Ukraine Has Officially Canceled the Bitcoin’s Status of Cash Equivalent


Published on 26 Apr. 2018
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One significant event passed somewhat unnoticed to the cryptocurrency community of Ukraine. At the end of last month, March 22, the National Bank of Ukraine officially canceled the document the legally defined Bitcoin as a cash equivalent.

The status of cash equivalent had been defined for cryptocurrency by NBU in 2014 by the Letter № 29–208/72889 which stated:

Bitcoin is cash equivalent which has no real cost assurance.

At the end of last year, the regulators of the financial market of Ukraine published the joint announcement on their position about cryptocurrency regulation in the world and Ukraine, and about risks connected to the cryptocurrency operations. This announcement clearly defined that, for the Ukrainian legislation, “cryptocurrencies… are not cash equivalents.” However, until the Letter №29 was not officially canceled, it had had the legal power. This way, the world biggest cryptocurrency by capitalization was legally considered cash equivalent in Ukraine, which was reflected in the judicial practice.

A lawyer of the IT sector and telecom Office on the effective regulation (BRDO) Igor Samokhodskii mentions that such definition had a significant negative effect on the cryptocurrency development in Ukraine since the law “On the National Bank of Ukraine” states:

Emission and circulation of other currency units and the use of cash equivalents as the means of payment are forbidden on the territory of Ukraine.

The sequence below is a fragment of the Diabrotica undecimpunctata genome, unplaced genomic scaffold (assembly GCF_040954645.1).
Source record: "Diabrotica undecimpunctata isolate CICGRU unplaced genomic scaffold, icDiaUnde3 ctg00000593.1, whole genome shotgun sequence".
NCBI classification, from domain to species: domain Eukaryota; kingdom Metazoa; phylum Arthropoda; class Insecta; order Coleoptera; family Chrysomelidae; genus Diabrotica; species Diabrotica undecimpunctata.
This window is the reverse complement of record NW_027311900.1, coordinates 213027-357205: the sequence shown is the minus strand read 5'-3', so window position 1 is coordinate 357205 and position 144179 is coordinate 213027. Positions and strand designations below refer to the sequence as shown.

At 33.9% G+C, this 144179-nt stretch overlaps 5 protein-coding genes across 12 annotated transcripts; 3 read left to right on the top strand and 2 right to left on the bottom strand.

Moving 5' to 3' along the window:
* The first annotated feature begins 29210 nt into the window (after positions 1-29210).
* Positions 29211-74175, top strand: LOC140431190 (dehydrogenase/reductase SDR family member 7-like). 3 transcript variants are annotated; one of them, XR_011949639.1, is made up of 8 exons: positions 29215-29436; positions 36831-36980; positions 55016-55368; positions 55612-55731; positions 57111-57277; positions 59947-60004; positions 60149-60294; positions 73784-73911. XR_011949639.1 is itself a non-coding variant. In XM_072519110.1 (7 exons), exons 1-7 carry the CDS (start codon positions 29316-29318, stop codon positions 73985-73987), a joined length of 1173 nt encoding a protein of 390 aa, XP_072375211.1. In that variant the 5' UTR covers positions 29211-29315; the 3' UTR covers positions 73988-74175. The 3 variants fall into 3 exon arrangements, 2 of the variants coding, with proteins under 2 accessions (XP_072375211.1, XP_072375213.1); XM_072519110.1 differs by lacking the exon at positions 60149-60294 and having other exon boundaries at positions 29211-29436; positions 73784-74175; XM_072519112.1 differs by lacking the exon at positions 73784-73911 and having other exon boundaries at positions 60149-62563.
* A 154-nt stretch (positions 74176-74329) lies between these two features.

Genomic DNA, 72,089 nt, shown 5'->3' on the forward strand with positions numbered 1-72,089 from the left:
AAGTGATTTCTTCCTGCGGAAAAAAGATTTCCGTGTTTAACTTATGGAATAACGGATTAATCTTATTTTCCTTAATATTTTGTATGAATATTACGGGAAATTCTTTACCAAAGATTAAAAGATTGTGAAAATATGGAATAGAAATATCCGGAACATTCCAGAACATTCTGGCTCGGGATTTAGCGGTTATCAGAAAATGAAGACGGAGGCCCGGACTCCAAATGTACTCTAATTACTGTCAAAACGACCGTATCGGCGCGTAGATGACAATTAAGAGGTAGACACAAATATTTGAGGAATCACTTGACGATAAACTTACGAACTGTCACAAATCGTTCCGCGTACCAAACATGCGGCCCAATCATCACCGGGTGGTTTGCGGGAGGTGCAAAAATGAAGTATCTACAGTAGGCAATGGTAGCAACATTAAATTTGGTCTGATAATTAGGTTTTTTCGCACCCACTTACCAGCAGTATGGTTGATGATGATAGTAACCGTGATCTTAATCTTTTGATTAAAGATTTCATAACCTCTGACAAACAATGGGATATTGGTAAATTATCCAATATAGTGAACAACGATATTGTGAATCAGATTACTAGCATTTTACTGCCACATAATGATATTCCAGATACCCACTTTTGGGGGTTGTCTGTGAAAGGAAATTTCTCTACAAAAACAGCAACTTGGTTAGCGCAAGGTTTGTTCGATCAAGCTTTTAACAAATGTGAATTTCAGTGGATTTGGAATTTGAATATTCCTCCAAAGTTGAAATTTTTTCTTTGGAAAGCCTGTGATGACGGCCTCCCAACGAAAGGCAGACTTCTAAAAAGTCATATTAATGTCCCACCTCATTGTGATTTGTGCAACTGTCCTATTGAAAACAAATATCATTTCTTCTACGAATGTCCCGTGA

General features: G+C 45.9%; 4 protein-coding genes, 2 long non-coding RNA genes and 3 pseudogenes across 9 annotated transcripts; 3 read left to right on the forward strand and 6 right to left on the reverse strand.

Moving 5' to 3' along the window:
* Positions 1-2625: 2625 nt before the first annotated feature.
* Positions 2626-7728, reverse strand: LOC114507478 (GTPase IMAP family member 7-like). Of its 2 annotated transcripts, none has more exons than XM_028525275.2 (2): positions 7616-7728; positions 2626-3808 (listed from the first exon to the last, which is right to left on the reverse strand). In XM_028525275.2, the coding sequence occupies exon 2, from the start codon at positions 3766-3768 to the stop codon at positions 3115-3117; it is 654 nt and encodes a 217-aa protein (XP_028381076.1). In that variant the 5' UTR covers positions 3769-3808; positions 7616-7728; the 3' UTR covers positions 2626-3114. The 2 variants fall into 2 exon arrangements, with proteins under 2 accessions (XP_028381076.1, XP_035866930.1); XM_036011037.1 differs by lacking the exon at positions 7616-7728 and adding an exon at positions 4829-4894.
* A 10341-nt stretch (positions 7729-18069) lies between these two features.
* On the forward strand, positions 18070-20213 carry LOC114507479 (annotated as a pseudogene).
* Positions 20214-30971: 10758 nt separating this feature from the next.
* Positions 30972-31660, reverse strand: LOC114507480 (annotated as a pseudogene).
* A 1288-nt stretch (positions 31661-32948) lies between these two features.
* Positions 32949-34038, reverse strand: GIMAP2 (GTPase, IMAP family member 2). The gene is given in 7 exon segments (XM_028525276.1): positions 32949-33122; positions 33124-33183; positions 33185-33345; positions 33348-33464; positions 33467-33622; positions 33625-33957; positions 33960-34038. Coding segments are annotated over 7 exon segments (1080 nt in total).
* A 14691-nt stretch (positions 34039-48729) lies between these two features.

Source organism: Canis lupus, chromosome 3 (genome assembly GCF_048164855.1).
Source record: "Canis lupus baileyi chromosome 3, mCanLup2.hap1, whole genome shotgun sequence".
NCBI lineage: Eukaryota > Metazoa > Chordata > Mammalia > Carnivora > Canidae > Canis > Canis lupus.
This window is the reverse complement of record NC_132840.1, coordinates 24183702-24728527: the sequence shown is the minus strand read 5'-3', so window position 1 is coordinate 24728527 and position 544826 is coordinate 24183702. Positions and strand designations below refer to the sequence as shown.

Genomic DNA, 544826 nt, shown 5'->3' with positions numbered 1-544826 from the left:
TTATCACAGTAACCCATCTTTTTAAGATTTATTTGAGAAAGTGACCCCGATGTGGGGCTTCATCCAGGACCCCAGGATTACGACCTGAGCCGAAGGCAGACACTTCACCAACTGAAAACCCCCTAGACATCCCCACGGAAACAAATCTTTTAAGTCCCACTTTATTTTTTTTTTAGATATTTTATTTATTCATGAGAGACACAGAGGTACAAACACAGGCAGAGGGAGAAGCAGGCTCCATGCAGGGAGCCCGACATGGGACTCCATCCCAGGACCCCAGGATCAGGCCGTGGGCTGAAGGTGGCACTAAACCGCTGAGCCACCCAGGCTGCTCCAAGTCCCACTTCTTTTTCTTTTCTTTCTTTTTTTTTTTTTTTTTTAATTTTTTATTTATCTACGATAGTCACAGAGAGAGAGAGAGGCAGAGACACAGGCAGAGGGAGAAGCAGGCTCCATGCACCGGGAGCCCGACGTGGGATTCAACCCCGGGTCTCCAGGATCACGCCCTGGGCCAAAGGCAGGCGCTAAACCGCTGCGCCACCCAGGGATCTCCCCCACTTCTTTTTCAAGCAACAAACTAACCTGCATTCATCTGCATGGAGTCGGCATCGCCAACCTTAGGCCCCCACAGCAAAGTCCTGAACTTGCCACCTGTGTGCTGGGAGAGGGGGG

Besides this, the NBU Letter stated that the “authorized banks have no legal bases for proceeding the foreign currency received from the selling of Bitcoin abroad,” and the activity on Bitcoin exchange to any foreign currency has the signs of financial pyramids and can evidence about the fraudulent activity such as money laundering or terrorist financing.

This way, cryptocurrencies were considered almost illegal in the public circulation.

Last year, NBU reviewed its attitude to the cryptocurrencies. As was mentioned above, in November last year, a number of regulatory bodies, among them NBU, National Commission on Securities and Fund Market, and National Commission that fulfills the regulation in the sphere of the financial services markets, published a press release where they mentioned that “cryptocurrency cannot be defined as a cash equivalent.”

However, as Igor Samokhodskii indicates, the press release is not an official document of NBU, and it would have been appropriate to officially call off the Letter together with the press release publishing. But this didn’t happen.

Eventually, on March 22, NBU issued a Letter N 40–0006/16290 which attributed the previous Letter on Bitcoin as a cash equivalent to irrelevant ones. So one can hope that the cryptocurrency owners won’t risk paying with the cash equivalents anymore.


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